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Screening for Colorectal Cancer

This section covers the following topics:

Types of colorectal cancer screening

Most colorectal cancers start as an abnormal growth known as a polyp. Although most will never turn into a colorectal cancer, some do have the potential to grow into cancers. The goal of colorectal cancer screening is to find and growths and remove them before they have the chance to turn into cancer. If cancer has already formed, early detection can still help improve a person’s chance of detecting cancer at an earlier, more treatable .

The tests used to screen for colorectal cancer include:

  • colonoscopy
  • flexible sigmoidoscopy
  • colonography
  • stool tests


For this test, the doctor uses a long, flexible tube with a small video camera attached to look at the entire length of the colon and rectum. The patient is placed under sedation while the doctor inserts the tube through the anus into the rectum and colon. The scope has openings for instruments the doctor can use to remove any , which can be examined under a microscope to look for cancer. 

Colonoscopy requires preparation beginning 1-2 days before the exam to empty the colon of any stool.  This allows the doctor to get a good look at the lining of the entire colon during the exam. The doctor prescribes a combination of a liquid diet, laxatives (usually taken as pills or large amount of liquid) and in some cases, enemas. 

Importantly, of all the screenings available, colonoscopy can prevent many cases of colorectal cancer by finding and removing abnormalities before they can become cancer. Although sigmoidoscopy can also find and remove , this procedure uses a shorter scope thImage showing how much of the colon can be examined by colonoscopy compared with signmoidoscopyat doesn’t examine the entire colon. It misses the more aggressive cancers that may develop in the right colon (first part of the colon). Speak with your doctor to decide which screening test is best for you.

Flexible sigmoidoscopy

Flexible sigmoidoscopy is similar to colonoscopy using a flexible tube with a video camera to examine the colon and rectum. Similar to the colonoscopy, the scope has openings for instruments the doctor can use to remove any , which can be examined under a microscope to look for cancer. However, the scope used for sigmoidoscopy is shorter and can only examine the rectum and a small portion of the colon. Most patients don't require sedation for sigmoidoscopy.

As with colonoscopy, sigmoidoscopy requires preparation to empty the colon beginning 1 day before the exam.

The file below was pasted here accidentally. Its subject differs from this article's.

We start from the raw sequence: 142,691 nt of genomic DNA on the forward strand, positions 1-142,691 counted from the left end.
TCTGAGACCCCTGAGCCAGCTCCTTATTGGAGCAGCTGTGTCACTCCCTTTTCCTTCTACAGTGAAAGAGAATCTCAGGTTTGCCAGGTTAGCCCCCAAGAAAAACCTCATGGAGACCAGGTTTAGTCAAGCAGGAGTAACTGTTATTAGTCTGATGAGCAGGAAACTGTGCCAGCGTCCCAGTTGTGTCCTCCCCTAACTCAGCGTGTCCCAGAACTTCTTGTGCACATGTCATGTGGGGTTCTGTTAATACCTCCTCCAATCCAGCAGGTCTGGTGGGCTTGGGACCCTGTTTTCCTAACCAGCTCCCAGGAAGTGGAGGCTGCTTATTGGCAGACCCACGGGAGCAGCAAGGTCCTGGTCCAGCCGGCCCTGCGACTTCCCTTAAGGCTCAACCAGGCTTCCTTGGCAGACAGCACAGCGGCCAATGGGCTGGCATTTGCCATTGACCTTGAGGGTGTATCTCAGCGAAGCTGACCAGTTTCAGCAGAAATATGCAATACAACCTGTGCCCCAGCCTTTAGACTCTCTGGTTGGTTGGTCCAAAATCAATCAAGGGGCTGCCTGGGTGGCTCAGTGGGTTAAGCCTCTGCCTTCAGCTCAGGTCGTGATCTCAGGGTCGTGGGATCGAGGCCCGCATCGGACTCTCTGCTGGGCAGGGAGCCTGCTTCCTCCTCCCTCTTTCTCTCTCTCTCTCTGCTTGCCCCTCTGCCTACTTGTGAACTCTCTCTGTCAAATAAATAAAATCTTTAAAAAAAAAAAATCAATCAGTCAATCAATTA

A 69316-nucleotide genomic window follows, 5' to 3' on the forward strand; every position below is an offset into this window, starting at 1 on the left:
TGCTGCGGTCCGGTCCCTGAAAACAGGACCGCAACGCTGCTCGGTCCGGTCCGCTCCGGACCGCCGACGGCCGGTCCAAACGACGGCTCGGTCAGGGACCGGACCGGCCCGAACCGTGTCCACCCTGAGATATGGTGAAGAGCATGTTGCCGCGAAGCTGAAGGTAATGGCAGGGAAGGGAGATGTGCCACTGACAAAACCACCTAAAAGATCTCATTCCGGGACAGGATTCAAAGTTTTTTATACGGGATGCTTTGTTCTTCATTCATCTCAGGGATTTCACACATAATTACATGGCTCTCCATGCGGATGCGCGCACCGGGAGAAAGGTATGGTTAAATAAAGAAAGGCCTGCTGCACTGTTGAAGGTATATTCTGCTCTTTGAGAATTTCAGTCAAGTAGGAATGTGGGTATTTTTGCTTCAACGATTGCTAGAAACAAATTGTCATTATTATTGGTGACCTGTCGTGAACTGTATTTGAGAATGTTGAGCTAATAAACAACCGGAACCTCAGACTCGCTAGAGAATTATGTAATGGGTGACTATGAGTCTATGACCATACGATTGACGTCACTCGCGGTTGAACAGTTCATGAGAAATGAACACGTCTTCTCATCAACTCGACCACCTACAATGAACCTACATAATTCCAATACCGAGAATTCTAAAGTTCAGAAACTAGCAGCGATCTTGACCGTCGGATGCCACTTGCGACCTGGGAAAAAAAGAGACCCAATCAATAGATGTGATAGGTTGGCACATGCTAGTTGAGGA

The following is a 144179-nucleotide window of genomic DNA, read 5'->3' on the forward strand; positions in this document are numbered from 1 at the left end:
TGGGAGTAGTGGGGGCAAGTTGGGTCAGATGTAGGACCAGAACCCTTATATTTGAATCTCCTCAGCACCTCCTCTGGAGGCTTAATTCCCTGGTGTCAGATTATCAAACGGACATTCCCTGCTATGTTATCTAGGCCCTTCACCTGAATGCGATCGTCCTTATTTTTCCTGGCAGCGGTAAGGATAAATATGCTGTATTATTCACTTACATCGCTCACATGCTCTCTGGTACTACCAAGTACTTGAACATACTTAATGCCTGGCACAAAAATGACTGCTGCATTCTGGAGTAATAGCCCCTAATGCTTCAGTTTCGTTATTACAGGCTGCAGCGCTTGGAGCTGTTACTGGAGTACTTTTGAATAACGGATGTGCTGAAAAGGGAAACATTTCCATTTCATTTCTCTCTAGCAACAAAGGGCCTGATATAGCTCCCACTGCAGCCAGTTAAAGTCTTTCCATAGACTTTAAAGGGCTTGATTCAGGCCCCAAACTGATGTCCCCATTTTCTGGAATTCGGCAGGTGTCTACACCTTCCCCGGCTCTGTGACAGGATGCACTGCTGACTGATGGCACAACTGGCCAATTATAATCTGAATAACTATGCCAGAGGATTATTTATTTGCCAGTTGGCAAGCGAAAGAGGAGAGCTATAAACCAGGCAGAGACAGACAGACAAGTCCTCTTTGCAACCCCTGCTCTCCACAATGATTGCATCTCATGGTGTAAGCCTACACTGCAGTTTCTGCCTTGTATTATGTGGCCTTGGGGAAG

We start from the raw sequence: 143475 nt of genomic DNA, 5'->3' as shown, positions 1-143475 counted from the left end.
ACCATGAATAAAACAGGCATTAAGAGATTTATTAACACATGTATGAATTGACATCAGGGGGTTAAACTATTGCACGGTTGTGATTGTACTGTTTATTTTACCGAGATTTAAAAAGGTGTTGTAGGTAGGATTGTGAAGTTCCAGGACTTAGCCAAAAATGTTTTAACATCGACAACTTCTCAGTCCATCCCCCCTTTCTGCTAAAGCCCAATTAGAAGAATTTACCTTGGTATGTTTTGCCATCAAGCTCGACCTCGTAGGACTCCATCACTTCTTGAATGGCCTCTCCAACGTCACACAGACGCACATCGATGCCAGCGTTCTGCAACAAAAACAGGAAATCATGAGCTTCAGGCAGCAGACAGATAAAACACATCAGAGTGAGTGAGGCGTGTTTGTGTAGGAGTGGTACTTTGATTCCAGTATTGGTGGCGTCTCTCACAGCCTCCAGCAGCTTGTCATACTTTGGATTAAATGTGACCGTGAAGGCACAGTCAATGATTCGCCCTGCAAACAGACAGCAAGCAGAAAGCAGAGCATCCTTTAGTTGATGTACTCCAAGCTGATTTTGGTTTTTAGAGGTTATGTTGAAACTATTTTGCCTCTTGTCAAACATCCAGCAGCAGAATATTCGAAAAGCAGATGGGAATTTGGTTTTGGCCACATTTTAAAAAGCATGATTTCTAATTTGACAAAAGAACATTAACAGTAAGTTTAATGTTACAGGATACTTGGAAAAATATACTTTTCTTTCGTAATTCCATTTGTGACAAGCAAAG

This test uses a type of xray scan known as a  to take detailed, 3-dimensional pictures of the colon and rectum. This test is not as invasive as a colonoscopy, however, it does involve filling the colon and rectum with air using a small, flexible tube. The goal of the scan is to find any . If or abnormalities are found during colonography, a  followup colonoscopy is needed to remove the

This test does not require any sedation. However, the same type of bowel preparation needed for a colonoscopy or sigmoidoscopy is needed 1-2 days before the exam. 

Stool tests

Stool tests look for possible signs of colorectal cancer—such as blood or abnormal —in stool samples. There are several different tests available. These tests require a doctor's prescription. The patient is mailed a test kit, which comes with simple instructions on how to collect the sample and mail it back to the lab. If abnormalities are found during stool tests, a  followup colonoscopy is needed to find and remove any

Colorectal cancer screening guidelines

Experts have different recommendations for screening for people of average risk and high risk for colorectal cancer. The National Comprehensive Cancer Network (NCCN), is an organization of cancer experts that creates guidelines on cancer care and updates them yearly. NCCN recommends that doctors collect personal and family history in order to assess risk for colorectal cancer and make screening recommendations. NCCN has separate guidelines for colorectal cancer screening in people with average risk for colorectal cancer, people with and other inherited mutations.